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Drug eluting stents: focus on Cypher sirolimus-eluting coronary stents in the treatment of patients with bifurcation lesions.

Chieffo A, Aranzulla TC, Colombo A - Vasc Health Risk Manag (2007)

Bottom Line: The introduction of drug-eluting stent (DES) has remarkably improved the outcome in bifurcation lesions compared to BMS, resulting in lower adverse events and main branch (MB) restenosis rates.Furthermore, although the "provisional" stenting technique (second stent on the SB placed, after the MB stenting, only in case of suboptimal or inadequate result) remained the prevailing approach, several two-stent techniques emerged (crush) or were re-introduced (V, T, culottes) to allow stenting in both branches when needed.Moreover, no study has so far addressed which is the best strategy to use among the several techniques reported in the literature when both branches are intentionally stented from the outset.

View Article: PubMed Central - PubMed

Affiliation: Interventional Cardiology Unit, San Raffaele Scientific Institute, Milan, Italy.

ABSTRACT
Coronary bifurcations represent a challenging lesions subset and account for up to 15% of all current PCI. Regardless of the stenting technique used, however, restenosis rate after bare metal stent (BMS) is high, especially at the ostium of the side branch (SB). The introduction of drug-eluting stent (DES) has remarkably improved the outcome in bifurcation lesions compared to BMS, resulting in lower adverse events and main branch (MB) restenosis rates. Furthermore, although the "provisional" stenting technique (second stent on the SB placed, after the MB stenting, only in case of suboptimal or inadequate result) remained the prevailing approach, several two-stent techniques emerged (crush) or were re-introduced (V, T, culottes) to allow stenting in both branches when needed. At the present time, only few randomized studies and some observational reports specifically addressed the issue of bifurcation lesion treatment with sirolimus-eluting stents (SES). It is still not clear yet which is the better strategy between the provisional approach and stenting both branches when dealing with a bifurcation lesion which has a stenosis in the SB suitable for stenting. Moreover, no study has so far addressed which is the best strategy to use among the several techniques reported in the literature when both branches are intentionally stented from the outset. Finally, the introduction of dedicated stents for different types of bifurcations, with specific stent designs to provide good deliverability, secured access to the side branch, complete coverage of the lesion site without double/triple layers of stent struts, thus incorporating the benefits of drug elution and ensuring drug availability to all diseased surfaces, may further facilitate the conquest of one of the most challenging areas in interventional cardiology.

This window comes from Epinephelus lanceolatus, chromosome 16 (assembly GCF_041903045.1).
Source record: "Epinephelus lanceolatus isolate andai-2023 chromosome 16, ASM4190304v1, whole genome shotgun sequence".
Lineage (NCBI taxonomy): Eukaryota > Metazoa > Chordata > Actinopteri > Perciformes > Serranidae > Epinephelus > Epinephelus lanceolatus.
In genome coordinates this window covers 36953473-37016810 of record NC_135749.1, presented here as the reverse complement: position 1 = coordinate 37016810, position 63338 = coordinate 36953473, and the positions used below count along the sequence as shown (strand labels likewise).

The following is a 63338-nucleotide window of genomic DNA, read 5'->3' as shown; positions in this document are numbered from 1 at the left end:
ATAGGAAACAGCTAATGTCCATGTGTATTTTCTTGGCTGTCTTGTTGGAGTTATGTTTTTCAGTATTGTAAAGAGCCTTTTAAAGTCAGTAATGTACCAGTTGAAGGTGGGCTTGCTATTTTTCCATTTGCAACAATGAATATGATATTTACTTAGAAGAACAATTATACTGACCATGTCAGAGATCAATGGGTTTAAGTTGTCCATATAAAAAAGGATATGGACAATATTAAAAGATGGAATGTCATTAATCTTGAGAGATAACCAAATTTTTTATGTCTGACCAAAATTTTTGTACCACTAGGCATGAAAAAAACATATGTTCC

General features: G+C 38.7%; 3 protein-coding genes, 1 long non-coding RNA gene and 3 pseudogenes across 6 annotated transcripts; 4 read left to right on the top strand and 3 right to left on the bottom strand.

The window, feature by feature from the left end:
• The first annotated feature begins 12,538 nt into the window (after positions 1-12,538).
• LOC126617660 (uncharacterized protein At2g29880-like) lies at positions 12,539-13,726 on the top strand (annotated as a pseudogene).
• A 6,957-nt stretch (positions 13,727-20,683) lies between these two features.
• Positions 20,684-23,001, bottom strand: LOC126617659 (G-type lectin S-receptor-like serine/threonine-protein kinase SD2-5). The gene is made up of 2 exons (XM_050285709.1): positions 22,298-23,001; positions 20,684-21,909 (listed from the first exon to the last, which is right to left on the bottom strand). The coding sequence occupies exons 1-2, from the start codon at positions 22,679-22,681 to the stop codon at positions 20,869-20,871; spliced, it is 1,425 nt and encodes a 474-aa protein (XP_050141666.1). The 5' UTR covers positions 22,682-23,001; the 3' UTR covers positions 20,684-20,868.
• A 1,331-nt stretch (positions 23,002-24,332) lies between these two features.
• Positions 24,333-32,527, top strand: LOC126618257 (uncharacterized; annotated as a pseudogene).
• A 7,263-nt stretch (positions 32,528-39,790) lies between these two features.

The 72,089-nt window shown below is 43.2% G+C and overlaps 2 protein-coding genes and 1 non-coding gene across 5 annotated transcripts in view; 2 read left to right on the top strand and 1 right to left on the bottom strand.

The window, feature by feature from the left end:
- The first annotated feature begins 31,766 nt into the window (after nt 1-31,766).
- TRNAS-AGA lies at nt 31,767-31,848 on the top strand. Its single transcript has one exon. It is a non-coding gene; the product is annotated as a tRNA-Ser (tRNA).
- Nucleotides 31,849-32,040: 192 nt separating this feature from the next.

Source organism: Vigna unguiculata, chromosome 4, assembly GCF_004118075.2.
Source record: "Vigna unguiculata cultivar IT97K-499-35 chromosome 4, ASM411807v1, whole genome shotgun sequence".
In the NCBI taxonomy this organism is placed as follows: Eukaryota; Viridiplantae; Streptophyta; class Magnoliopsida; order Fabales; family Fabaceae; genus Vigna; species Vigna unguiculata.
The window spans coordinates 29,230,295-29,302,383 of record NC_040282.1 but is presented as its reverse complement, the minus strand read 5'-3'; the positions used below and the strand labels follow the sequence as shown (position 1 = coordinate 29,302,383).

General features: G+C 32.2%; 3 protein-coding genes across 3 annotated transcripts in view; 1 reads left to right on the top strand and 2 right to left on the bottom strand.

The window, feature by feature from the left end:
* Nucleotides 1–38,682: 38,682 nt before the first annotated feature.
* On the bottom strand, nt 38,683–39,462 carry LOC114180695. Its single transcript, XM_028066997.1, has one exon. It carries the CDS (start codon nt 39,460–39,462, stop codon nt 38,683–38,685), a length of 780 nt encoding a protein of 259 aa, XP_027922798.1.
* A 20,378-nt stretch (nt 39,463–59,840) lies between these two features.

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Related in: MedlinePlus

Current practise in the treatment of bifurcation lesions in our Center.
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fig1: Current practise in the treatment of bifurcation lesions in our Center.

Mentions: The introduction of DES has markedly improved the outcome in bifurcation lesions as compared to BMS, resulting in lower adverse events and restenosis rates (Colombo et al 2004; Pan et al 2004; Ge et al 2005b; Tanabe et al 2004). Furthermore, although the “provisional” stenting technique (second stent on the SB placed after the MB stenting, only in case of suboptimal result or complication in side branch) remained the prevailing approach, several two-stent techniques emerged (crush) or were re-introduced (V, T, culottes) (Iakovou et al 2005a). In our experience (Figure 1) the provisional stent approach is in general the preferred one when the SB diameter is less than 2.25 mm and it is not diffusely diseased (Iakovou et al 2005a). Conversely, stenting of both branches as intention-to-treat, is preferred in true bifurcations with a diffusely diseased SB ≥2.25 mm in diameter.